I'm not sure if it really makes sense for drug reformers to push for age restrictions. I'm seventeen, and I am pretty confident that I am as able to make rational choices as many adults. Of course minors are less rational on average, but there are inequalities in decision-making ability among everyone. This doesn't mean that the more irrational adults aren't held responsible for their actions. By limiting sales to minors, the law punishes another person for my stupid choice.

Sun, 02/01/2009 - 1:28pm Permalink
mlang52 (not verified)

In reply to by Anonymous (not verified)

The problem, with researching (human research) the harm of the salvia use in minors, is that it would be unethical. If I wanted to see if it damaged the body, (as it is shown that alcohol damages childrens' young livers much worse, than adults). Then it would be very wrong to let minors consume it! So, the best idea would be to limit its consumption to adults (anybody over 18 in most states), who are allowed to take risky behavior.

Kids need to stay drug free, until they have at lest completed rudimentary education and developmental skills. That is just safest for you! But, you should not be afraid of going to prison, or losing college aid, because of such mistakes. That is exactly what restrictive laws like this do. Ruin the lives of children and families over a personal choice! If you were my kid, I would kick your butt and explain the stupidity of using. But, I sure as heck would fight to the death to make sure you did not get imprisoned or your life ruined from such behavior. Just think what would have happened if Mr Obama had been busted! That is not what our government should be doing!

Sun, 02/01/2009 - 4:12pm Permalink
Anonymous (not verified)

In reply to by mlang52 (not verified)

"If I wanted to see if it damaged the body, (as it is shown that alcohol damages childrens' young livers much worse, than adults). Then it would be very wrong to let minors consume it!"

Ending prohibition means that people are allowed to sell harmful substances to others. So the fact that a substance is more harmful for a minor than an adult isn't a good reason for an anti-prohibitionist to ban sales to minors. I agree that it is preferable for kids to stay drug free, but it's not the government's job to bust store owners who sell to minors. I think it is the responsibility of parents to look after their children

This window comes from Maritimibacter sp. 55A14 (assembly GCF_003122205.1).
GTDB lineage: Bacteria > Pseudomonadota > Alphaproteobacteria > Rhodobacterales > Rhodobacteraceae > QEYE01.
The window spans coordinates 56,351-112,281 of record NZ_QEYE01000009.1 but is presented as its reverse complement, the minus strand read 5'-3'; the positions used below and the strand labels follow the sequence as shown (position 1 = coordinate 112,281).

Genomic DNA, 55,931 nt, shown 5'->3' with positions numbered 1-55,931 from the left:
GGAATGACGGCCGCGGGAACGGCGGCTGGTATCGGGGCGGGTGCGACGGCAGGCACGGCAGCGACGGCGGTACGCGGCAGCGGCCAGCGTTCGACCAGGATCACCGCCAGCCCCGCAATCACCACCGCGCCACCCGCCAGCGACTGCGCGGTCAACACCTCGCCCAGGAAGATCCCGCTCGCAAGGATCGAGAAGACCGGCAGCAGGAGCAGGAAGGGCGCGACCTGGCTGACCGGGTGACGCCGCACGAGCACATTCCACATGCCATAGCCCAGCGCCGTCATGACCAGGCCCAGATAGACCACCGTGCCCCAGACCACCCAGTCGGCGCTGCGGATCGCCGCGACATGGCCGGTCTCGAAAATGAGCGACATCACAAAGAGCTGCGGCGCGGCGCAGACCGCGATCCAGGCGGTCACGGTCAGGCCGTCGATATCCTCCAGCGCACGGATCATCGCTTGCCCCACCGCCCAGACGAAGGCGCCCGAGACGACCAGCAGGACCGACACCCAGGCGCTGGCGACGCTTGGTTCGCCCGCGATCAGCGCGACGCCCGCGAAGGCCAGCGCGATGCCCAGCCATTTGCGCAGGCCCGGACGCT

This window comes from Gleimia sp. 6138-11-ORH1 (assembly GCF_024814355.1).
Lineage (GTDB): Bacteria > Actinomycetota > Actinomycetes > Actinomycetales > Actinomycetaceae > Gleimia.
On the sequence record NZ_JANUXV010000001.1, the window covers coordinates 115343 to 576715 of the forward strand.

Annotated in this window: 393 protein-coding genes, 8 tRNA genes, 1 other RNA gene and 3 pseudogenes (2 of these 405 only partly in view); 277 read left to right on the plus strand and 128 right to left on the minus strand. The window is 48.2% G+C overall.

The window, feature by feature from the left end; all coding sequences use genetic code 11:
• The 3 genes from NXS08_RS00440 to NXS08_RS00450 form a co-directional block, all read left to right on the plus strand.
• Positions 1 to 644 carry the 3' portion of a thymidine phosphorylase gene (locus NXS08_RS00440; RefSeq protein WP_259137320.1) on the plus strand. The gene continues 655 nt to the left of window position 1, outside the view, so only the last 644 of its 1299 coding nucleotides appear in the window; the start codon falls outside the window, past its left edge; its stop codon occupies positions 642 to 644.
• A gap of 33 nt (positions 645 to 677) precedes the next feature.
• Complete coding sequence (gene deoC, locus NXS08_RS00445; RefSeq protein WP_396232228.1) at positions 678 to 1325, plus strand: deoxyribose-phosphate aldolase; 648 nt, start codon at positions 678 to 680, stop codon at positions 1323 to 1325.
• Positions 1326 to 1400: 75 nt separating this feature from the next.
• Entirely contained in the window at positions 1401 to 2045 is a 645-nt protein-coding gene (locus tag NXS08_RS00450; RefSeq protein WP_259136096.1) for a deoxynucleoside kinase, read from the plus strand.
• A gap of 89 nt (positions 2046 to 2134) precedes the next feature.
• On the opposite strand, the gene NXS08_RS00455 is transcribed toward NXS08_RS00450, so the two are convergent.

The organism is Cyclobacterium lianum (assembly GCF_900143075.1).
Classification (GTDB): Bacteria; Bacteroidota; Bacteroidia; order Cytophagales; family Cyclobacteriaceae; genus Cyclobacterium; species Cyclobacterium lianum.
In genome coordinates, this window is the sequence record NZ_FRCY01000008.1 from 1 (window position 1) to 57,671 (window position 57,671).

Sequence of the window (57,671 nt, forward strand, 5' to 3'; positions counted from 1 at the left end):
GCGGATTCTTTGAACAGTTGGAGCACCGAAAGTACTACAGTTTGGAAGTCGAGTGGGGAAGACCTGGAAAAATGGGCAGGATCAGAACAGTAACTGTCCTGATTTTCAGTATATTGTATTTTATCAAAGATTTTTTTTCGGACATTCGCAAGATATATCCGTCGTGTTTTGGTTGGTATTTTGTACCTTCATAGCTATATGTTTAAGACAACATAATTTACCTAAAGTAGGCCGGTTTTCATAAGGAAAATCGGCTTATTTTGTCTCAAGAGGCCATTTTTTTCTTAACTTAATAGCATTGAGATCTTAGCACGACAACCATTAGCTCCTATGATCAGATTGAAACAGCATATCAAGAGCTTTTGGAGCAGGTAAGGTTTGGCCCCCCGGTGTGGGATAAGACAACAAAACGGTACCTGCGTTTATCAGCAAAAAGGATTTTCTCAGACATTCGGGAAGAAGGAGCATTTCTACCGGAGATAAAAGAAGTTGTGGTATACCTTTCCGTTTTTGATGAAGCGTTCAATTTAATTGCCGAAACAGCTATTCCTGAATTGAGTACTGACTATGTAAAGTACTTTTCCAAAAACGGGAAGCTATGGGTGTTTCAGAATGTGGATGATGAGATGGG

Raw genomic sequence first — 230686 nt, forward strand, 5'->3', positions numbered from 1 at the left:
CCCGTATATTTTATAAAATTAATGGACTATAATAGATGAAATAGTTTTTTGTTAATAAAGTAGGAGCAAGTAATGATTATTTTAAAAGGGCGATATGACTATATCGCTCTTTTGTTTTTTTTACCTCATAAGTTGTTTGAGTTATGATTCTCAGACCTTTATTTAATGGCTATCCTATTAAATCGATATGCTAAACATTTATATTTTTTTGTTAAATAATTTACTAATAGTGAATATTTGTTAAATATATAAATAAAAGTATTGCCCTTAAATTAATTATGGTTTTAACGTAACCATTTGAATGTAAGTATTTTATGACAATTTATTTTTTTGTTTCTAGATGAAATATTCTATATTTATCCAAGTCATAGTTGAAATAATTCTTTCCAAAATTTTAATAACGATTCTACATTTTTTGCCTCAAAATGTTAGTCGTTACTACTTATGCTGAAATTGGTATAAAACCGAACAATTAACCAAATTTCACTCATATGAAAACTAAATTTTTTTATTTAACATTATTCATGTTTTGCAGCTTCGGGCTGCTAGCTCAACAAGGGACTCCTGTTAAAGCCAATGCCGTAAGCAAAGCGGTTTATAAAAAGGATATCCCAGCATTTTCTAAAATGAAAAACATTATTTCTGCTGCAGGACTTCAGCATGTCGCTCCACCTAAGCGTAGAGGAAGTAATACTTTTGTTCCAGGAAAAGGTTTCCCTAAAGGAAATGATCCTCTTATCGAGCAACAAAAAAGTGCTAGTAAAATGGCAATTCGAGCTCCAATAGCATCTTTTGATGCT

Mon, 02/02/2009 - 3:11am Permalink
mlang52 (not verified)

In reply to by Anonymous (not verified)

To address your first statement, harmful substances are sold , every day, to people. Alcohol is likely the most harmful drug of all! So, if a child does not have the education or wisdom to not use alcohol, he should be able to get it anyway? It just sounds very uncaring about the welfare of children. I guess that would be the mantra of the NAMBLA people! Sex with children is OK! It does not matter how severely they they are harmed. They can make the decisions on their own! Want your five year old to have "uncle Dick", legally, molest him? It just makes no more sense to think that allowing children to freely use drugs is, in any way, beneficial to society.

And if a drug a warrior picks up on your approach, you can be there will be a big expose'. "This guy wants to let kids have drugs!!" I like the way it is with alcohol. At least you don't get thrown in jail for adult consumption And, it does keep it out of the hands of children, most of the time. Kids don't have the judgment, that is supposed to be attained after reaching the age of 18. Granted that is an arbitrary number.

I just don't think that trying to say kids should not be prohibited from using drugs either, is really going to fly, even with adults that use drugs. It also, would only make it easier for the drug warriors to point out that if adults could not have a responsible attitude about drug use, in children, then it would be stupid to allow the legalization of anything that causes, even adults, to be so irresponsible and stupid. So, you want your kids to use drugs before they are 18? Start maybe when they are twelve, or six, or five, or three?